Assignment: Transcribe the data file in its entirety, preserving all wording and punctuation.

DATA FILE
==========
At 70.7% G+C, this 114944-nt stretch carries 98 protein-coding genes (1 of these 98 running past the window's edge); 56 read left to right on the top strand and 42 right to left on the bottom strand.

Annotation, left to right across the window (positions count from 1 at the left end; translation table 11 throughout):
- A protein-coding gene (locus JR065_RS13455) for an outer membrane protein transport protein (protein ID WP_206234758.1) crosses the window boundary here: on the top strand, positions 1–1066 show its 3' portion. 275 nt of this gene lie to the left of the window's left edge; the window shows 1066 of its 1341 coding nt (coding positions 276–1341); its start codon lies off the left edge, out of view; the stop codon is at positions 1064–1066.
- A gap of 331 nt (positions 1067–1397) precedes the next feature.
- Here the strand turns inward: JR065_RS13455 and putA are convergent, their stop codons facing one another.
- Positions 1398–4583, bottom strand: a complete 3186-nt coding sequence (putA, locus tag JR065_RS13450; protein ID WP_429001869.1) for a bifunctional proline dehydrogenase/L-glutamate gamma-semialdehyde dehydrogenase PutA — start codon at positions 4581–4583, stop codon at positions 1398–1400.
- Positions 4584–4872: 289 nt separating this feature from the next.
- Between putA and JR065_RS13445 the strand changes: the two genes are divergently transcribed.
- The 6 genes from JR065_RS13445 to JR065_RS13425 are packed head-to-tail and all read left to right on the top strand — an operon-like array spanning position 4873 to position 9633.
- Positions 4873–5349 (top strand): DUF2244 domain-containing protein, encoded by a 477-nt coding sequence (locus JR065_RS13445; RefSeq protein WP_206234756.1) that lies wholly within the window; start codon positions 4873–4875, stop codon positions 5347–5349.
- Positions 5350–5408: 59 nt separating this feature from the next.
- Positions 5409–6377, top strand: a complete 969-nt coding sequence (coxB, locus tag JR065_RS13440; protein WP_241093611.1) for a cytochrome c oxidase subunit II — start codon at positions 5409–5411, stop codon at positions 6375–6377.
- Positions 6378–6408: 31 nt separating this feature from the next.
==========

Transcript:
At 70.7% G+C, this 114944-nt stretch carries 98 protein-coding genes (1 of these 98 running past the window's edge); 56 read left to right on the top strand and 42 right to left on the bottom strand.

Annotation, left to right across the window (positions count from 1 at the left end; translation table 11 throughout):
- A protein-coding gene (locus JR065_RS13455) for an outer membrane protein transport protein (protein ID WP_206234758.1) crosses the window boundary here: on the top strand, positions 1–1066 show its 3' portion. 275 nt of this gene lie to the left of the window's left edge; the window shows 1066 of its 1341 coding nt (coding positions 276–1341); its start codon lies off the left edge, out of view; the stop codon is at positions 1064–1066.
- A gap of 331 nt (positions 1067–1397) precedes the next feature.
- Here the strand turns inward: JR065_RS13455 and putA are convergent, their stop codons facing one another.
- Positions 1398–4583, bottom strand: a complete 3186-nt coding sequence (putA, locus tag JR065_RS13450; protein ID WP_429001869.1) for a bifunctional proline dehydrogenase/L-glutamate gamma-semialdehyde dehydrogenase PutA — start codon at positions 4581–4583, stop codon at positions 1398–1400.
- Positions 4584–4872: 289 nt separating this feature from the next.
- Between putA and JR065_RS13445 the strand changes: the two genes are divergently transcribed.
- The 6 genes from JR065_RS13445 to JR065_RS13425 are packed head-to-tail and all read left to right on the top strand — an operon-like array spanning position 4873 to position 9633.
- Positions 4873–5349 (top strand): DUF2244 domain-containing protein, encoded by a 477-nt coding sequence (locus JR065_RS13445; RefSeq protein WP_206234756.1) that lies wholly within the window; start codon positions 4873–4875, stop codon positions 5347–5349.
- Positions 5350–5408: 59 nt separating this feature from the next.
- Positions 5409–6377, top strand: a complete 969-nt coding sequence (coxB, locus tag JR065_RS13440; protein WP_241093611.1) for a cytochrome c oxidase subunit II — start codon at positions 5409–5411, stop codon at positions 6375–6377.
- Positions 6378–6408: 31 nt separating this feature from the next.